02 – The Devil Is In The Details

The week-long trip from Kansas City to the Southside stop in Brooklyn, had been the longest week of my life. I had it mapped perfectly. I would arrive, get a cab, and meet my new landlord at the little studio apartment I rented all on my own. Bright-eyed and enthusiastic, I stepped off the bus and thank the driver as he unloads my bags from the underbelly. The man who commandeered the aisle seat next to me the entire time from Kansas City comes up alongside me and before he can get a word in edge-wise, a burly black man with silvering hair steps into my shadow silently staring him down.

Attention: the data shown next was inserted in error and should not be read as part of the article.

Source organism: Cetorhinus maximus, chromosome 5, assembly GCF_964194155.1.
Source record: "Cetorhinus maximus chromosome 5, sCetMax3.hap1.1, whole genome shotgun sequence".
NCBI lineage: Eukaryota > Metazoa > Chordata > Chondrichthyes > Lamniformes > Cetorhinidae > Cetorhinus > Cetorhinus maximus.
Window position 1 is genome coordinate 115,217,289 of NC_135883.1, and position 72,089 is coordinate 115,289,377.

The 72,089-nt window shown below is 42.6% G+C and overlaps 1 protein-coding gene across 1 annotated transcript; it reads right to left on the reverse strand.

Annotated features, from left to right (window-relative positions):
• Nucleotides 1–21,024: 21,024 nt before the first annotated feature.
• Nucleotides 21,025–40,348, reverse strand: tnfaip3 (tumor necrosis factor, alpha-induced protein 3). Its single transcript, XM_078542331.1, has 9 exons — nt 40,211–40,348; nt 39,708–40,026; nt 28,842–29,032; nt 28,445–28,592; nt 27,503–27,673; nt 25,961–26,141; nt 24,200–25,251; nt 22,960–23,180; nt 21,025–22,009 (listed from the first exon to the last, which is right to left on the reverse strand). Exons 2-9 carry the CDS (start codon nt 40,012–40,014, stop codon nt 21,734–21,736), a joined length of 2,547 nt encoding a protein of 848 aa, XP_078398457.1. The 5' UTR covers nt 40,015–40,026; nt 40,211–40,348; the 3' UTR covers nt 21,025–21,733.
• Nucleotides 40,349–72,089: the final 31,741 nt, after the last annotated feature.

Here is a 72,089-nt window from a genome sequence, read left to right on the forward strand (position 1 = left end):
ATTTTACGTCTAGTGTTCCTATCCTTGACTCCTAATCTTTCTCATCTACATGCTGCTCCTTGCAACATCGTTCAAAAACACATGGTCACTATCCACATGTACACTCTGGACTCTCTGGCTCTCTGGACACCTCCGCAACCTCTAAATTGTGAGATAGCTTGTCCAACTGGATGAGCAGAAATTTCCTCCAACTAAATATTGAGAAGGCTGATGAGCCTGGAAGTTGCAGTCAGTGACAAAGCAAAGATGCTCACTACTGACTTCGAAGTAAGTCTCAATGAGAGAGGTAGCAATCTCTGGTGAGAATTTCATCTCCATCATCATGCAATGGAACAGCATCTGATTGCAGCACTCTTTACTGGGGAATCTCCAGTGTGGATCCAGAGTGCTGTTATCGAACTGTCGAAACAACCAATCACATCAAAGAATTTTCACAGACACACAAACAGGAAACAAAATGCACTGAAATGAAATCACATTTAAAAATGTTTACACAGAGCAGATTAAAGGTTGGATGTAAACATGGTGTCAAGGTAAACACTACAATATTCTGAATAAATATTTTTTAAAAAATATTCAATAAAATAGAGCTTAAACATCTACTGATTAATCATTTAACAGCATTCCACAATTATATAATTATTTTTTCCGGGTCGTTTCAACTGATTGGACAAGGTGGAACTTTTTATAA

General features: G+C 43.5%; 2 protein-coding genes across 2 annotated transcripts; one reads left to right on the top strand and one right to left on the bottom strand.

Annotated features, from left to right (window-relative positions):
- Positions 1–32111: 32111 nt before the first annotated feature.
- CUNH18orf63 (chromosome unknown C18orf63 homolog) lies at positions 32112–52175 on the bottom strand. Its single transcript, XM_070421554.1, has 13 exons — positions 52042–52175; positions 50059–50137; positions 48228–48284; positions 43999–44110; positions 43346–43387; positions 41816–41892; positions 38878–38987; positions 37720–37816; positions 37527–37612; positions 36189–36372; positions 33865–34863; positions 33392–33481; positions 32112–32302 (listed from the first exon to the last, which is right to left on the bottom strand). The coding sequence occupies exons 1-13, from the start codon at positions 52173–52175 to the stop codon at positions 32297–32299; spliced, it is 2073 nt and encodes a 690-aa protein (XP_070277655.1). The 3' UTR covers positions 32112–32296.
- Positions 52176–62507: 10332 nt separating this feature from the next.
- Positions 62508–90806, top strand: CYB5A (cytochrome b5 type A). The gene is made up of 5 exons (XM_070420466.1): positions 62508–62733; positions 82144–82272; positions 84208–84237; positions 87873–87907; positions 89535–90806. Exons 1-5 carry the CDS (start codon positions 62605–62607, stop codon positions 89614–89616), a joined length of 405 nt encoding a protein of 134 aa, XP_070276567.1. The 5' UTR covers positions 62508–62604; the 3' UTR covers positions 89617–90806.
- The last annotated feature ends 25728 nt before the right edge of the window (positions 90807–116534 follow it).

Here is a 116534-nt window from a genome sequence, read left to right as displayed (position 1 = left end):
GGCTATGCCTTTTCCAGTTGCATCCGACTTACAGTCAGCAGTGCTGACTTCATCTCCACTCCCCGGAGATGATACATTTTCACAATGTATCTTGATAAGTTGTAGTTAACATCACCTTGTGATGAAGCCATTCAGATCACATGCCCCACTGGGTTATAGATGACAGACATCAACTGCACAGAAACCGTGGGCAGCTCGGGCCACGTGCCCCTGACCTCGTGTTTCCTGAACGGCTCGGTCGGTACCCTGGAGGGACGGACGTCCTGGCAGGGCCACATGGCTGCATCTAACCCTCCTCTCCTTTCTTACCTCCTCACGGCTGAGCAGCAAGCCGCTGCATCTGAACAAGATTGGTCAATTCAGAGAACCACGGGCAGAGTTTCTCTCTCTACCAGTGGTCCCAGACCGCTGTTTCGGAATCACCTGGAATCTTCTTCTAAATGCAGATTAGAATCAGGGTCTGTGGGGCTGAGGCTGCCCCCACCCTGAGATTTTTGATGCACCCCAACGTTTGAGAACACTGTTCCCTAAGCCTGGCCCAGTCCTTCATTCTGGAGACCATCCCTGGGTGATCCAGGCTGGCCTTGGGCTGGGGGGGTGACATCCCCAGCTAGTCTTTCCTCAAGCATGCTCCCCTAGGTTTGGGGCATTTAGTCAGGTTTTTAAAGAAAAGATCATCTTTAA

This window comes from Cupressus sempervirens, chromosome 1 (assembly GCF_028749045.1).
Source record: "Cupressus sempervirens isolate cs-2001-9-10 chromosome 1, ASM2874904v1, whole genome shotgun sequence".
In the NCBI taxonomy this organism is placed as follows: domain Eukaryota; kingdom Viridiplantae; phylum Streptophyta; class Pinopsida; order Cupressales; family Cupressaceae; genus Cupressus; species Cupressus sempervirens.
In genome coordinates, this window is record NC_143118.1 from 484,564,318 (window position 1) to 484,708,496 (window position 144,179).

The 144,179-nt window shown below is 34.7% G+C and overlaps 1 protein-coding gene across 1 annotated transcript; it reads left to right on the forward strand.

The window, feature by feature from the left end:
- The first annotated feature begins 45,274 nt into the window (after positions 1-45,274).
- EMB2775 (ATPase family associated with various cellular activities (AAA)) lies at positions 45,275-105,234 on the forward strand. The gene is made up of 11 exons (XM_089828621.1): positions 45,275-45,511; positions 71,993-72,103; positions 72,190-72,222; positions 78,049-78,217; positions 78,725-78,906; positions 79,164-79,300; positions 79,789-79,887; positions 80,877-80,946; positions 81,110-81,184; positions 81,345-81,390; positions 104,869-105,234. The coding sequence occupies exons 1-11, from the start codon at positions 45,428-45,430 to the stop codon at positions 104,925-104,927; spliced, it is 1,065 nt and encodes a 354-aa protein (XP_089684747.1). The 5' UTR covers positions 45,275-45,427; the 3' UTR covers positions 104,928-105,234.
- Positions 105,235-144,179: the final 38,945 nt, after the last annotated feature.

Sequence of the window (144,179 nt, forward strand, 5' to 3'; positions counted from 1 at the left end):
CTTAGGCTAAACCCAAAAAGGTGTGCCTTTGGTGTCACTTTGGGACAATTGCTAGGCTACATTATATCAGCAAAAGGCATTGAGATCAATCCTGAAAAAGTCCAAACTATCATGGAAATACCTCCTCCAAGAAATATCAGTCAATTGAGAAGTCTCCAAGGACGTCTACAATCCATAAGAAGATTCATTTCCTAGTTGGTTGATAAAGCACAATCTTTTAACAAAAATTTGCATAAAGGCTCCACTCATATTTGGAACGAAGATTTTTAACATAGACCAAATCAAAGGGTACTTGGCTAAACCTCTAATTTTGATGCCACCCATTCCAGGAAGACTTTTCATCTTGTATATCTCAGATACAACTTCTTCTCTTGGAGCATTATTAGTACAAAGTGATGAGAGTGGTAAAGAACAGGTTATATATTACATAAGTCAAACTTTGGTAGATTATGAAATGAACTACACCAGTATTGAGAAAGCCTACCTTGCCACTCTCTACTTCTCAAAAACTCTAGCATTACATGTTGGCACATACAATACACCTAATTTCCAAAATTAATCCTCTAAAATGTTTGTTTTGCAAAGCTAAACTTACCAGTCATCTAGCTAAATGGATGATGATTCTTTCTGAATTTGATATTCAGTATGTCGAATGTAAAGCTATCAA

“Hope-Marie,” my shadow’s voice is gentle compared to his appearance. I turn and let out a squeal of surprise. Marcus’ father stands there with a question in his eyes I didn’t quite catch but am too excited to ask him about it. I pull him into a hug, not caring what people around us might think. His body goes stiff, and he gently wrapped an arm around me, patting in a paternal manner. “Come on girl, it’s late. Paulette has made up Marcus’s room for you to sleep in tonight.” He gathers my suitcase and walks toward his Chevy. I don’t even look back at the young man who traveled alongside me.